Attorney General of Arkansas — Opinion
November 26, 1986
STEVE CLARK, Attorney General
Mr. Robert M. Eubanks III Insurance Commissioner Arkansas Insurance Department 400 University Tower Building Little Rock, AR 72204
Re: Request for an Attorney General’s Opinion on Amendment 60 to the Arkansas Constitution and Ark. Stat. Ann. 66-3308 (Supp. 1983)
Dear Mr. Eubanks:
Your request for an Official Attorney General’s Opinion concerning the above captioned matter presents the following specific questions:
1. What is the effect of Amendment 60 on Ark. Stat. Ann. 66-3308?
2. Is it permissible to allow the parties to the insurance contract to agree that the applicable constitutional usury limit is to be determined as of the date the insurance policy is issued, rather than at the later date when the policy loan application is made, which would result in the establishment of a separate maximum rate for each loan that is made under the policy? In addition, would it be permissible to determine at the time of policy issuance the maximum rate for each classification of Amendment 60, i.e., general loans or consumer loans or credit sales?
3. To be consistent with Bishop v. Linkway, 280 Ark. 106 (1983), we would assume that the variable loan rate provisions of Ark. Stat. Ann. 66-3308 would be fully operative subject only to the maximum interest rate limitations of Amendment 60. Consequently, if the variable loan interest rate law dictated a lower maximum rate, then it would apply. However, if that index were to permit a higher rate, the Constitutional limit would place a ceiling on the operation of that provision. Is this an acceptable interpretation?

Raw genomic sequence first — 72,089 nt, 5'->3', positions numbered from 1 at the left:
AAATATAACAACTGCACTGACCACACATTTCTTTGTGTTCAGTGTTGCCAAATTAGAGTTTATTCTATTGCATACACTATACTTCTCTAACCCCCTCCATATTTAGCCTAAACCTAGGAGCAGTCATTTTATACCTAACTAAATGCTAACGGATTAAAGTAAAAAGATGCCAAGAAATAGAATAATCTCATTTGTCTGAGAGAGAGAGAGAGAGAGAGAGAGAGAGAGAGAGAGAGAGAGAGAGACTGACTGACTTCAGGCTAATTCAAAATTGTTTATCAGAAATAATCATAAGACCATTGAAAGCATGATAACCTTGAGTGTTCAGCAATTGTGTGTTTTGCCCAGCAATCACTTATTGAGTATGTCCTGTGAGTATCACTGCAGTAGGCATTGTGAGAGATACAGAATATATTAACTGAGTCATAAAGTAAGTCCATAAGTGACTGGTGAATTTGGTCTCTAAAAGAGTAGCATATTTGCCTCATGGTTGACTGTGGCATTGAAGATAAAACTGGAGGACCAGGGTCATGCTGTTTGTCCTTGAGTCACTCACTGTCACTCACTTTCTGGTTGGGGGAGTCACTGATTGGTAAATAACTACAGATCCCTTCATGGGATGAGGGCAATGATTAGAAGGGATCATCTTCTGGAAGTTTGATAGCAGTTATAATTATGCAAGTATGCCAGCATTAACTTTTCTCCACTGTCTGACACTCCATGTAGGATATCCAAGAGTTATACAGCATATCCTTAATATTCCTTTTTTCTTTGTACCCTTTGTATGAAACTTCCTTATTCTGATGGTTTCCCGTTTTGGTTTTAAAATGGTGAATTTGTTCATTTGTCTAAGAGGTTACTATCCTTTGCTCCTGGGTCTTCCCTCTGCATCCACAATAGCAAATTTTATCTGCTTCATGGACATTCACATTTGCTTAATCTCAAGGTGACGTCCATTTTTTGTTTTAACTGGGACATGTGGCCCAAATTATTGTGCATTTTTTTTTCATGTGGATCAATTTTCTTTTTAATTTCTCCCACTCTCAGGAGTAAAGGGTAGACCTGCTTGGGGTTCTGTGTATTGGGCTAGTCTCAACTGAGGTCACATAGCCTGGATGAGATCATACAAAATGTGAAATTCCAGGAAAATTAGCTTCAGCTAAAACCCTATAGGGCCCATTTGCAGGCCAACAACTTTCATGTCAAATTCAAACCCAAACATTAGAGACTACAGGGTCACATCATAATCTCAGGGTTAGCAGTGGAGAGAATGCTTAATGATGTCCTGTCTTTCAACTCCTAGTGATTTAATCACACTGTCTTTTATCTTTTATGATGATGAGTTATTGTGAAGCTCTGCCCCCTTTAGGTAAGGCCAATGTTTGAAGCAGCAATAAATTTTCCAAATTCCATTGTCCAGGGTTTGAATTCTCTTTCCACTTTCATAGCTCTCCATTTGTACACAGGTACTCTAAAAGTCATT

For convenience and clarity, your questions will be answered in the order presented.
EFFECT OF AMENDMENT 60 ON ARK. STAT. ANN. 60-3308: Section 3308 requires policies to provide for policy loan interest rates either at a specified rate of not more than 8% per annum or through use of an adjustable maximum interest rate established pursuant to further provisions of the statute as permitted by law and subject to any applicable usury limitation.
Amendment 60 to the Arkansas Constitution states:
Section 1. Maximum lawful rates of interest.
(a) General Loans:
(i) The maximum lawful rate of interest on any contract entered into after the effective date hereof shall not exceed 5% (five percent) per annum above the federal reserve discount rate AT THE TIME OF THE CONTRACT.
(ii) All such contracts having a rate of interest in excess of the maximum lawful rate shall be void as to the unpaid interest. . . . It is unlawful for any person to knowingly charge a rate of interest in excess of the maximum lawful rate in effect AT THE TIME OF THE CONTRACT,. . . .” (emphasis supplied.)
Amendment 670 being a Constitutional provision clearly controls Ark. Stat. Ann. 66-3308 as a matter of law.
CONTRACT PROVISIONS: The question then becomes that of whether or not an insurer utilizing the adjustable maximum interest rate option afforded by Subsection (3)(a)(ii) can contractually agree with the insured that the applicable constitutional usury limit for purposes of the adjustable rate may be determined as of the date the policy is issued even though no loan is made at that time.